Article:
Real education is transformative. For nontraditional college student Gina Barreca, it added to and changed her perspective. The curious and open-minded Brooklyn kid moved from one learning experience to another, and today she is a professor of English at University of Connecticut and a highly regarded author.


Her writing can be very funny, and I suspect that humor is one personal strength that has been part of her for a long time. Her work also is wise, which makes for a powerful combination. Wisdom is something that tends to come with experience. I’d love to hear which of her personal traits she believes have been impacted by education.

Real learning implies personal change. Once we’ve learned something, we’re not quite the same person, especially when it’s one of those learning experiences that matters. Learning involves far more than the collection of academic credits or degrees.

In a piece published last December in the Seattle Times,

Barreca likens possession of a college degree to having a wedding ring:

It’s meaningless if it’s there just for show. Like a thin piece of gold, a printed piece of paper — even in a fancy font — is worthless unless it represents substantial personal commitment.

She’s right. Both a college degree and a wedding ring ought to represent change in someone. That’s true whether the learning occurs in a liberal arts curriculum, in vocational education, or in a series of life experiences that are completely removed from formal educational institutions.

Learning that changes us ultimately involves our hearts and minds. That’s one of the beauties of a good liberal arts education. But such turning points can happen in other kinds of environments too.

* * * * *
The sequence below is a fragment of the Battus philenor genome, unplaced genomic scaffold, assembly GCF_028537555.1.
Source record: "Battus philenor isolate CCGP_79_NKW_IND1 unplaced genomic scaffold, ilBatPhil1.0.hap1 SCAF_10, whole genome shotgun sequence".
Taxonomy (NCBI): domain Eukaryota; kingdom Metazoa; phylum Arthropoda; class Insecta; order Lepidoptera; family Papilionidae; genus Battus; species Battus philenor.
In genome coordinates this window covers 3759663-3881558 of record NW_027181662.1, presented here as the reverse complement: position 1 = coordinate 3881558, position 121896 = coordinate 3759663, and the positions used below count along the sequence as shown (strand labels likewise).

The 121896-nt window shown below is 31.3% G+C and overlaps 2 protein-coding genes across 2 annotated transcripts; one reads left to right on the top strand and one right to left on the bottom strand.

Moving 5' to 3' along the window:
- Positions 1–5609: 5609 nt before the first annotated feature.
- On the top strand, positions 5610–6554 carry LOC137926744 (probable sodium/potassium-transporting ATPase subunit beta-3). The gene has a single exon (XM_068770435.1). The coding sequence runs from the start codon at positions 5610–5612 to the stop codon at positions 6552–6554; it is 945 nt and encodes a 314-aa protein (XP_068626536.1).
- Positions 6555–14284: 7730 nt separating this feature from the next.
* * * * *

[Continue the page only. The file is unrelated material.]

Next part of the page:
A man that I have gotten to know through volunteer work experienced profound change while in prison. Something turned inside him. He approached a fellow inmate that he knew had gotten sober. Told the man that he was ready to get sober. One thing led to another. He “worked the steps,” as they say in AA, and went beyond achieving sobriety—which is no small feat in itself. He knows that he is a changed person. Today, he’s working a full-time job, living on his own, and is a big part of his daughter’s life.

The being ready part is the catch, whether one is a student in a university or in the school of hard knocks. When I taught community college students who’d reached that point, my work was easy because the critical change already had happened. Those students saw themselves and the world in a different way: they held a perspective that made them far more likely to be successful and to have meaning in their lives—like my formerly incarcerated friend. Such individuals tend to look inward for explanations for their success or failure, rather than at factors beyond their control. Our perspectives—the way we see things—factor mightily into our life’s direction.


Gina Barreca tells us that a good liberal arts experience can help us change our perspective. Of course, that might not be what most freshmen would announce as their primary motivation in attending college. Yes, a good education can help us acquire the ability to earn income—nothing to sneeze at, but it goes far beyond dollar-earning power. I love how she puts it: You gain authority not only over subjects, but over yourself. That’s change that makes your life better. And the ripple effects benefit all of us.


Ned Bachus is the author of Open Admissions: What Teaching at Community College Taught Me About Learning (Wild River Books, 2017) and of the “Turning Points” weekly blog on City of Brotherly Love (Fleur-de-Lis Books), his book of stories, was awarded the 2013 IPPY Gold Medal for Literary Fiction. Bachus’s article, “Learning From Turning Points in Our Teaching Lives,” was featured in the May issue of NEA Higher Education Advocate, which reaches over 150,000 college faculty in the U.S.